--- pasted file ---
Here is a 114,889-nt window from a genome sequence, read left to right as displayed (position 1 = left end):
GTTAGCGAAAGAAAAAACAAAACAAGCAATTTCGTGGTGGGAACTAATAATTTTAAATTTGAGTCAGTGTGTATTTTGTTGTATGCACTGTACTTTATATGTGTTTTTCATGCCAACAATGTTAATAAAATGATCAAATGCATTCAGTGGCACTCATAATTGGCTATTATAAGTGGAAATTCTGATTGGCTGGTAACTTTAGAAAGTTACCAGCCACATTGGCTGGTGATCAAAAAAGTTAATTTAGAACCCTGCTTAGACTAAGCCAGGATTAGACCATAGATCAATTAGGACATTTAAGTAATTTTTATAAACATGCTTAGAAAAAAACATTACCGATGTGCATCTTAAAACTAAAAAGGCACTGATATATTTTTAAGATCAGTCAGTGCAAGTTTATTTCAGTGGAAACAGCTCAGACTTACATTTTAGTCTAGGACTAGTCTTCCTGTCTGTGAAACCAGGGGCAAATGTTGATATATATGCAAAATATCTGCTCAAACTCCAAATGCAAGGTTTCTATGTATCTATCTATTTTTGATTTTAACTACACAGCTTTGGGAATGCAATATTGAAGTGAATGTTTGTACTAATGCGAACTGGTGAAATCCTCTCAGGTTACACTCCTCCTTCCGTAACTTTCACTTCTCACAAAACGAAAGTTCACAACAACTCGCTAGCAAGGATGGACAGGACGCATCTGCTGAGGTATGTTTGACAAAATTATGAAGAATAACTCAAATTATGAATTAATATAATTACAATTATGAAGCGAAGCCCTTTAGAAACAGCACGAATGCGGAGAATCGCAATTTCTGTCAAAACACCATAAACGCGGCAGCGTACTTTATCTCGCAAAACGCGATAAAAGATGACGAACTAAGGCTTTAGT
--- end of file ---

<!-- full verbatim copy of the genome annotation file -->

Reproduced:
Here is a 114,889-nt window from a genome sequence, read left to right as displayed (position 1 = left end):
GTTAGCGAAAGAAAAAACAAAACAAGCAATTTCGTGGTGGGAACTAATAATTTTAAATTTGAGTCAGTGTGTATTTTGTTGTATGCACTGTACTTTATATGTGTTTTTCATGCCAACAATGTTAATAAAATGATCAAATGCATTCAGTGGCACTCATAATTGGCTATTATAAGTGGAAATTCTGATTGGCTGGTAACTTTAGAAAGTTACCAGCCACATTGGCTGGTGATCAAAAAAGTTAATTTAGAACCCTGCTTAGACTAAGCCAGGATTAGACCATAGATCAATTAGGACATTTAAGTAATTTTTATAAACATGCTTAGAAAAAAACATTACCGATGTGCATCTTAAAACTAAAAAGGCACTGATATATTTTTAAGATCAGTCAGTGCAAGTTTATTTCAGTGGAAACAGCTCAGACTTACATTTTAGTCTAGGACTAGTCTTCCTGTCTGTGAAACCAGGGGCAAATGTTGATATATATGCAAAATATCTGCTCAAACTCCAAATGCAAGGTTTCTATGTATCTATCTATTTTTGATTTTAACTACACAGCTTTGGGAATGCAATATTGAAGTGAATGTTTGTACTAATGCGAACTGGTGAAATCCTCTCAGGTTACACTCCTCCTTCCGTAACTTTCACTTCTCACAAAACGAAAGTTCACAACAACTCGCTAGCAAGGATGGACAGGACGCATCTGCTGAGGTATGTTTGACAAAATTATGAAGAATAACTCAAATTATGAATTAATATAATTACAATTATGAAGCGAAGCCCTTTAGAAACAGCACGAATGCGGAGAATCGCAATTTCTGTCAAAACACCATAAACGCGGCAGCGTACTTTATCTCGCAAAACGCGATAAAAGATGACGAACTAAGGCTTTAGT